The thing that wakes me up at night is not the memory of the phone call from the lab telling me that I have breast cancer. I jolt awake, heart thrumming, hamster-wheel brain spinning as I listen to the steady whoosh of my husband breathing beside me and I think about how I almost didn’t go to the mammogram.


If my husband hadn’t gotten laid off and then hired at a new company, we wouldn’t have changed medical insurance. If we hadn’t changed medical insurance, I wouldn’t have gone to one of those annoyingly thorough “meet and greet” checkups with our new primary care provider. If the new primary care provider hadn’t been so painstaking in going over my medical history (benign cyst lumpectomy at 21, maternal grandmother who died of breast cancer) she wouldn’t have suggested a mammogram, since we were getting everything else checked out. I could have opted out. It wasn’t urgent.

The day of the appointment, I almost went home. I was half an hour late and they usually cancel you after 15 minutes. It was hot, I was tired and flustered, and this wasn’t even a necessary thing. It was a “why not.” But the man behind the desk held up a finger for me to wait. In heavily accented English, he said, “Hang on, I call. Okay. It’s okay. They see you right now.”

And so a few days later, I found myself spending hours in the tiny imaging clinic waiting room with a bunch of other women. We all knew the drill. Remove blouse and bra, wipe your pits down with the alcohol towelette to remove deodorant, put on the gown with the opening to the front. Step up the machine and get your boob squashed flat as a pancake while you hunch forward and hold your breath. Then wait for the doctor to tell you why they called you back.

We shared magazines and joked about the long wait. We accepted warm blankets to drape over the thin cotton gowns and crossed our arms to keep them from gaping open. We wondered if we could get the nurse to bring us more apple juice since most of us had been there since morning and it was going on 2 p.m. I remember the faces of those ladies because now I know that we are among the quarter of a million women in this country who will be diagnosed with breast cancer this year.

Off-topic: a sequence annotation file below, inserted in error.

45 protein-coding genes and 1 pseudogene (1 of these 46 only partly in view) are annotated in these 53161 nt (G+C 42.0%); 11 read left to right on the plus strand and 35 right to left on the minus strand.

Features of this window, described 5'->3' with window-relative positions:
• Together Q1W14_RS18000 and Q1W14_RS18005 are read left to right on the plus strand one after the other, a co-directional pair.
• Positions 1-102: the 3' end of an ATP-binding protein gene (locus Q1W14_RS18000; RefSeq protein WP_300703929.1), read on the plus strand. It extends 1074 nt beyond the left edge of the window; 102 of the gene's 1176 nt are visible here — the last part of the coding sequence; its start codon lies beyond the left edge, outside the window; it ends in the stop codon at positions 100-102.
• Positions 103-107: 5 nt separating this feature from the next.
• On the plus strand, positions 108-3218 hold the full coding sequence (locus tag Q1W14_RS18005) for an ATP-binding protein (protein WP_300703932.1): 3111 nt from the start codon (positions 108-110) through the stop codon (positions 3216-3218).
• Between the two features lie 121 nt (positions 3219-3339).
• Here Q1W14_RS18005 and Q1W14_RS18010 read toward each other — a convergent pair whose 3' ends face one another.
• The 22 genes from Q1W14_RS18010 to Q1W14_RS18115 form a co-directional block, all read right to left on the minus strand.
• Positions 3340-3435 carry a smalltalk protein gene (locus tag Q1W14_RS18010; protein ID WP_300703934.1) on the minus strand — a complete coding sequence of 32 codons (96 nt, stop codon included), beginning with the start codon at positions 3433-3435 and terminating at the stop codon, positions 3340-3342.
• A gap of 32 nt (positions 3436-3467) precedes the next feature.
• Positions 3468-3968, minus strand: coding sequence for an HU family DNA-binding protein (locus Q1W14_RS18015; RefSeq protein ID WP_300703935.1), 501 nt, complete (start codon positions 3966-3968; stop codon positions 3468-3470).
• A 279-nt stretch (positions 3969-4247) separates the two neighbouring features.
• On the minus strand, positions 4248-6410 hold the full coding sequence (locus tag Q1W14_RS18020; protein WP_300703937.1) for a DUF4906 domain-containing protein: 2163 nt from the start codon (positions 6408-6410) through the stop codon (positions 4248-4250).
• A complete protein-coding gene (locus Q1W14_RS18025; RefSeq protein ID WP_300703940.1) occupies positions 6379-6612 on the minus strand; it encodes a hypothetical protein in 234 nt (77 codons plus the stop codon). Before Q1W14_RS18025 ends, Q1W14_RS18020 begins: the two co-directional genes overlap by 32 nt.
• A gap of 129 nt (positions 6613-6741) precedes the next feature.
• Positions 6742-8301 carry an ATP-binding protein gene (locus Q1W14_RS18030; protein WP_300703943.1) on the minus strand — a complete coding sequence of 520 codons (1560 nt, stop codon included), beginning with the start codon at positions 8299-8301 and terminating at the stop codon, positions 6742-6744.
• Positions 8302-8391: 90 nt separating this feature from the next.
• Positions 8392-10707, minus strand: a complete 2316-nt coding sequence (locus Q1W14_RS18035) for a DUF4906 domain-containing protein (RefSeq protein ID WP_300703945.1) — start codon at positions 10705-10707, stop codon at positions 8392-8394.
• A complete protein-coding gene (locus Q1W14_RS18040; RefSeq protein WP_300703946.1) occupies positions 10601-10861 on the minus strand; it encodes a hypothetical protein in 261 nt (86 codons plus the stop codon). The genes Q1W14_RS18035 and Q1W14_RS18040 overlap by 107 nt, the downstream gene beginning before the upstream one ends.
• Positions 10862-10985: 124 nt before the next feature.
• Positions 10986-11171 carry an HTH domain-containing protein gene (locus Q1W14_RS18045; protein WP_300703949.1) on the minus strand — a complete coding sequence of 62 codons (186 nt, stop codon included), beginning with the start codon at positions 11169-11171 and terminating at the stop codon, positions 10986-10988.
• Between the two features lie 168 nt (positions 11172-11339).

I’m lucky to have been diagnosed early. I’m lucky to have access to good medical care. I’m lucky to have an astoundingly supportive tribe that is larger and more compassionate than I could possibly have imagined. Honestly, it makes me curl up into a fetal ball with anxiety, this outpouring of love and kindness, and it takes everything in me to open up and take it in. I am more freaked out by the generosity of you amazing people than I am by the cancer growing in my traitorous boob. But impostor syndrome is not fatal; I can deal with it.

When I think about how easily my cancer (that’s a weird thing to type: “my cancer”) could have been missed, I can’t sleep. Early detection and advances in research and technology are giving me a fighting chance. I want every woman to have that chance. This is why we are launching the Team Sweatpants & Coffee campaign. All proceeds will go to the Breast Cancer Research Foundation, which has a four star Charity Navigator rating and whose goal is the acceleration of a cure and improved treatment for breast cancer patients. One in eight women will face breast cancer in her lifetime. I’m only one of them. Please join us in this fight.

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